`\.value.count` vs. `\value.count` KeyPath

What's up with this latter syntax? Did I miss something? Is it a bug or by design?

struct S {
  var value: [Int] = []
  func foo(_: KeyPath<S, Int> = \.value.count) {}
  func bar(_: KeyPath<S, Int> = \value.count) {}

This code compiles just fine. It's also interesting because the latter syntax works as a short-hand form for this property wrapper.

struct Derived<Root, Value> {
  var wrappedValue: Value {
    get { fatalError() }
    set { fatalError() }
  let keyPath: ReferenceWritableKeyPath<Root, Value>
  init(_ keyPath: ReferenceWritableKeyPath<Root, Value>) {
    self.keyPath = keyPath
  static subscript(
    _enclosingInstance instance: Root,
    wrapped wrappedKeyPath: ReferenceWritableKeyPath<Root, Value>,
    storage storageKeyPath: ReferenceWritableKeyPath<Root, Self>
  ) -> Value {
    get {
      instance[keyPath: instance[keyPath: storageKeyPath].keyPath]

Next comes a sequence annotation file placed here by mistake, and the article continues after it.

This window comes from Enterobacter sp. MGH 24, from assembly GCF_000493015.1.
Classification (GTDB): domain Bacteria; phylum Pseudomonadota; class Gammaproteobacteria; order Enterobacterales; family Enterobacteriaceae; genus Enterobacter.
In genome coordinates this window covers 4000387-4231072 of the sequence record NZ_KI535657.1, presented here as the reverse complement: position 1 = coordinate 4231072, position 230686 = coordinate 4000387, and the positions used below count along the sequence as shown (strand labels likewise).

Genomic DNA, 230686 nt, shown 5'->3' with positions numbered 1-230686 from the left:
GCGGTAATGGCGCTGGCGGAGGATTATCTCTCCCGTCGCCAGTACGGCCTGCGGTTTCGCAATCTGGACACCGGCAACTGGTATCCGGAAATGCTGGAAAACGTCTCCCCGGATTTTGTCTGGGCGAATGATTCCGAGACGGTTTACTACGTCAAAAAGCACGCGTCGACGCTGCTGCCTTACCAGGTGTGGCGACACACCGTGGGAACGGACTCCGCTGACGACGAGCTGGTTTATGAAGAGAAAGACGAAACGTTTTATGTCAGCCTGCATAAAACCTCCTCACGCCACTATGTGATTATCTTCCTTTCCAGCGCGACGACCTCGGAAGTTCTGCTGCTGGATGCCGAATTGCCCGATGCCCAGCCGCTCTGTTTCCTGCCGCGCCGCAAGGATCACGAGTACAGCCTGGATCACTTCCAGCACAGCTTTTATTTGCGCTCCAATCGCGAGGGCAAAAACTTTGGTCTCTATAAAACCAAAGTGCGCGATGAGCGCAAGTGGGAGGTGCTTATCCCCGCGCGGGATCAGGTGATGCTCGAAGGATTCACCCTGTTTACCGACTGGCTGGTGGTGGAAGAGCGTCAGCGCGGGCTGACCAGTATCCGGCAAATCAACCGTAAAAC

set {
      instance[keyPath: instance[keyPath: storageKeyPath].keyPath] = newValue
class Parent: UIView {
  private let label = UILabel()
  var text: String?
let instance = Parent()
instance.text // nil
instance.text = "foo"

cc @Joe_Groff

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That looks like a bug to me.


Okay, I'll file a bug, it was too good to be true as a short-hand form. :smiley:


Hmm, I thought the parser would diagnose the missing period but it doesn't. It just parses the rest of the key path expression without diagnosing.

Another weird issue:
When I change your example of the usage of the Derived wrapper to include the . as such:


I get a compiler error: Type of expression is ambiguous without more context
But without the ., the code compiles just fine without any ambiguities.
Is this perhaps another bug?

I tested on Swift 5.1.3 (Xcode 11.3) and Swift 5.2 beta included in Xcode 11.4.

It seems like the context isn't taken into consideration for type inference. You can just add a type name for now I suppose.

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I donβ€˜t think thatβ€˜s a bug though. If you completely desugar this property wrapper, there is no context that would provide the Root type. The computed property isnβ€˜t directly connected to the stored property to infer its type from.

1 Like